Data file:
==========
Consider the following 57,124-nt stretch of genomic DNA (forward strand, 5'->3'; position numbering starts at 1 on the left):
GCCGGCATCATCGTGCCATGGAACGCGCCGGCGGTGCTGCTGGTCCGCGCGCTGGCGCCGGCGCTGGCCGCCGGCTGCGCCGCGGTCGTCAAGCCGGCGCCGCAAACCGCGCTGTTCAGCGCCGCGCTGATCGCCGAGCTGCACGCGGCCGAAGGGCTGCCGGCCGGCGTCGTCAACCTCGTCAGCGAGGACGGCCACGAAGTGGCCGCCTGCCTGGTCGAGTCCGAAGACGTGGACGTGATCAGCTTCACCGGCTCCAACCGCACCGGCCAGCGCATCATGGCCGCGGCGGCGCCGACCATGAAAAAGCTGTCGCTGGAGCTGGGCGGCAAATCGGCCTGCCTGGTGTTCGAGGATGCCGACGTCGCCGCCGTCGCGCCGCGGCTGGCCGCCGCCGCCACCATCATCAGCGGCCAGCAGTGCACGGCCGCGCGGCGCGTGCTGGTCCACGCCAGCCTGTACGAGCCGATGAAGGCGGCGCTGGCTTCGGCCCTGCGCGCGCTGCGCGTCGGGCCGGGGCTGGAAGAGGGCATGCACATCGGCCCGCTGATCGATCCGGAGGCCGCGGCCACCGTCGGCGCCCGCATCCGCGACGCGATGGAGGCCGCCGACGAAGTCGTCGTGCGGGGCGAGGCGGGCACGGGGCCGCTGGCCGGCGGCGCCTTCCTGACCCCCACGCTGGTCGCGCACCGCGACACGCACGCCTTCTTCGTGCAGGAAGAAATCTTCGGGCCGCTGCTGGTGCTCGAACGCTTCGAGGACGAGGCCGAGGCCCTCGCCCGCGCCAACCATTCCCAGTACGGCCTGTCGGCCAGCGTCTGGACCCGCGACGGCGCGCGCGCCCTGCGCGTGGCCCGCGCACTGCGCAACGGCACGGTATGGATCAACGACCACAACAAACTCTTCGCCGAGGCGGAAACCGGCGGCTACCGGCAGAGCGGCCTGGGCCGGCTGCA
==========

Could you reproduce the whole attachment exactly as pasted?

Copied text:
Consider the following 57,124-nt stretch of genomic DNA (forward strand, 5'->3'; position numbering starts at 1 on the left):
GCCGGCATCATCGTGCCATGGAACGCGCCGGCGGTGCTGCTGGTCCGCGCGCTGGCGCCGGCGCTGGCCGCCGGCTGCGCCGCGGTCGTCAAGCCGGCGCCGCAAACCGCGCTGTTCAGCGCCGCGCTGATCGCCGAGCTGCACGCGGCCGAAGGGCTGCCGGCCGGCGTCGTCAACCTCGTCAGCGAGGACGGCCACGAAGTGGCCGCCTGCCTGGTCGAGTCCGAAGACGTGGACGTGATCAGCTTCACCGGCTCCAACCGCACCGGCCAGCGCATCATGGCCGCGGCGGCGCCGACCATGAAAAAGCTGTCGCTGGAGCTGGGCGGCAAATCGGCCTGCCTGGTGTTCGAGGATGCCGACGTCGCCGCCGTCGCGCCGCGGCTGGCCGCCGCCGCCACCATCATCAGCGGCCAGCAGTGCACGGCCGCGCGGCGCGTGCTGGTCCACGCCAGCCTGTACGAGCCGATGAAGGCGGCGCTGGCTTCGGCCCTGCGCGCGCTGCGCGTCGGGCCGGGGCTGGAAGAGGGCATGCACATCGGCCCGCTGATCGATCCGGAGGCCGCGGCCACCGTCGGCGCCCGCATCCGCGACGCGATGGAGGCCGCCGACGAAGTCGTCGTGCGGGGCGAGGCGGGCACGGGGCCGCTGGCCGGCGGCGCCTTCCTGACCCCCACGCTGGTCGCGCACCGCGACACGCACGCCTTCTTCGTGCAGGAAGAAATCTTCGGGCCGCTGCTGGTGCTCGAACGCTTCGAGGACGAGGCCGAGGCCCTCGCCCGCGCCAACCATTCCCAGTACGGCCTGTCGGCCAGCGTCTGGACCCGCGACGGCGCGCGCGCCCTGCGCGTGGCCCGCGCACTGCGCAACGGCACGGTATGGATCAACGACCACAACAAACTCTTCGCCGAGGCGGAAACCGGCGGCTACCGGCAGAGCGGCCTGGGCCGGCTGCA